When learning to pace, you only check your data after your workout to see how close you came to your goal. (Photo: Halfpoint Images/ Getty)

Master These 3 Steps and You’ll Be Pacing Like a Pro Runner

Three methods to cultivate pacing mastery and optimize your performance potential


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In a recent study, Barry Smyth and Aonghus Lawlor at University College Dublin found that, on average, male runners took 4 minutes and 29 seconds longer to complete a marathon than female runners of equal fitness. The reason? Poor pacing. Specifically, the male runners tended to start too fast and fade.

You couldn’t ask for a better scientific illustration of why pacing is important. Simply put, poor pacing is wasteful. When you arrive at the starting line of a race, you have the potential to perform at a certain level, determined mainly by the fitness you’ve accumulated through your training. How close you come to realizing your full potential on a given day is largely determined by how well you pace. If you start too fast, you’ll wear out and have to run some slow, ineffective miles later in the race. Pace too slowly and you leave some potential in the tank. If your effort is erratic throughout the race, you will waste a certain percentage of your hard-earned potential.

Not surprisingly, elite runners take pacing skill quite seriously. In his book Out of Thin Air: Running Magic and Wisdom from Above the Clouds in Ethiopia, Michael Crawley quotes the head of an elite running club, Coach Meseret, saying of his athletes, “If they run on the track and I tell them 66 seconds and they come around in 65 that is a yellow card. But if they run 64 then that is a red card for me, they will not lead again.”

One second per lap equals five seconds per mile, which isn’t much. If you were held to this same standard in your training, how long would you survive before earning a red card? Judging by my experience coaching recreational runners, not very long. The problem isn’t lack of aptitude. It’s that most recreational runners have never had a Coach Meseret help them learn how to pace effectively.

Until now! I’ve spent the past few years honing a systematic approach to developing pacing skill that is fully described in my forthcoming book, On Pace: Discover How to Run Every Race at Your Real Limit. Here are three of my favorite methods to cultivate pacing mastery.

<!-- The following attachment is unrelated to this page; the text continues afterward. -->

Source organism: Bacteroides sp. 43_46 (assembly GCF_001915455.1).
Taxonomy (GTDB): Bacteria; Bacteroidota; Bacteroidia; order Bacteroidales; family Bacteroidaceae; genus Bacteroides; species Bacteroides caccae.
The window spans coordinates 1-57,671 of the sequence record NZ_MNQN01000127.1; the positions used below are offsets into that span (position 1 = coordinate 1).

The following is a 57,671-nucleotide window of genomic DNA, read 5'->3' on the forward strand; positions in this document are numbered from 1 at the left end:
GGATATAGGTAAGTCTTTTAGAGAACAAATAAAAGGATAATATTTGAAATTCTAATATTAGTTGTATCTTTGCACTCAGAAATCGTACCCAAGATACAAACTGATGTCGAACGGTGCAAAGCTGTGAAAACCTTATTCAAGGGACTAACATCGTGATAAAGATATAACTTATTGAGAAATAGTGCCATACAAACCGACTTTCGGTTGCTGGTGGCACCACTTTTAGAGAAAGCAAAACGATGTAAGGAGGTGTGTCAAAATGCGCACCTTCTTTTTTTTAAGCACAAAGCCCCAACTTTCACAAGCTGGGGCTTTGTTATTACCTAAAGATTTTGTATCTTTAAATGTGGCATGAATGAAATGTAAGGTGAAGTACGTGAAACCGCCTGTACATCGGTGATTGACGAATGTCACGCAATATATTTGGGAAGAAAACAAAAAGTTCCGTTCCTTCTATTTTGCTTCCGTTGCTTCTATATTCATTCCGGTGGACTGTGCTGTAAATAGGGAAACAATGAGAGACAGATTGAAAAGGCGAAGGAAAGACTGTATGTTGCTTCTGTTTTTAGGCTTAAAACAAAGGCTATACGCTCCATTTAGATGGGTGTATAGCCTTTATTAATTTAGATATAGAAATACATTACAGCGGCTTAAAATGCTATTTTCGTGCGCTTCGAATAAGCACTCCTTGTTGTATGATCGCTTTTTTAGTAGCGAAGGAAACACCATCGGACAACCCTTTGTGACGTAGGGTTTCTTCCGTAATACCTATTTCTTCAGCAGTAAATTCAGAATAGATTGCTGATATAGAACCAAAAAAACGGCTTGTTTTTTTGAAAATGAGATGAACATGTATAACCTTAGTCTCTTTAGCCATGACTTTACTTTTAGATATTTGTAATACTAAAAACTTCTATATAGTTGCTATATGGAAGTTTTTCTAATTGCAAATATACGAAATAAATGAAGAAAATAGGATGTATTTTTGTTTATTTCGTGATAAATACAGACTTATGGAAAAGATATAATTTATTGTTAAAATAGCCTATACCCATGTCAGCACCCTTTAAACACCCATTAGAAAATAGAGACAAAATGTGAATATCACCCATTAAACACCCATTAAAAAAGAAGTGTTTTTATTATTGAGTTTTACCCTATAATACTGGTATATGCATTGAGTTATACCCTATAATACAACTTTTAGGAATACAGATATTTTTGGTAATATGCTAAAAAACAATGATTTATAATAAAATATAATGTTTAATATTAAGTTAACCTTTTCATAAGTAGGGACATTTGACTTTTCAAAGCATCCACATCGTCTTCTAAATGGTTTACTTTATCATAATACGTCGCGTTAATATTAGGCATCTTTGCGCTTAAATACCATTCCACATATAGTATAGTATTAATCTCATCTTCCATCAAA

Effort-Based Runs

Pacing is done mainly by feel. Throughout each race, runners are conscious of their perceived effort, or how hard they’re working in relation to their limit. As they make their way through the race, they continuously assess whether their present effort is sustainable for the remainder of the distance and fine-tune their pace accordingly.

In our tech-obsessed modern reality, we tend to assume we need to rely on fancy wearable devices to regulate our pace effectively, but this is not the case. One study found that supplying experienced athletes with inaccurate performance data during a time trial—that is, deceiving them into believing they’re going faster or slower than they really are—didn’t significantly affect their performance. Why? Because they trust their effort perceptions—and rightly so.

In fact, overreliance on device data thwarts pacing skill development by distracting runners from their perceptions of effort and slowing the process of learning how they should be feeling at various points in a race. A straightforward way to counteract data overreliance and facilitate perceptual self-trust is to run by feel, learning to regulate intensity without consulting any type of wearable device.

It’s OK and even helpful to record workout data in the usual way in these effort-based runs, but, importantly, you should wait until you’ve completed the session to study the numbers. This post-workout analysis will allow you to assess how well you did in controlling your running intensity by feel.

For example, suppose your training schedule calls for a workout featuring six two-minute intervals at 5K pace. To make this an effort-based run, run the two-minute segments at a pace you feel you could maintain for three times longer if going all-out. Capture your workout data on your watch, but don’t consult it during the run. When you get home, look to see how evenly you paced the six intervals and how close you were to your actual 5K pace.

You don’t have to make every run effort-based to improve your pacing skill, but do feature them regularly in your training.

Specific Repetition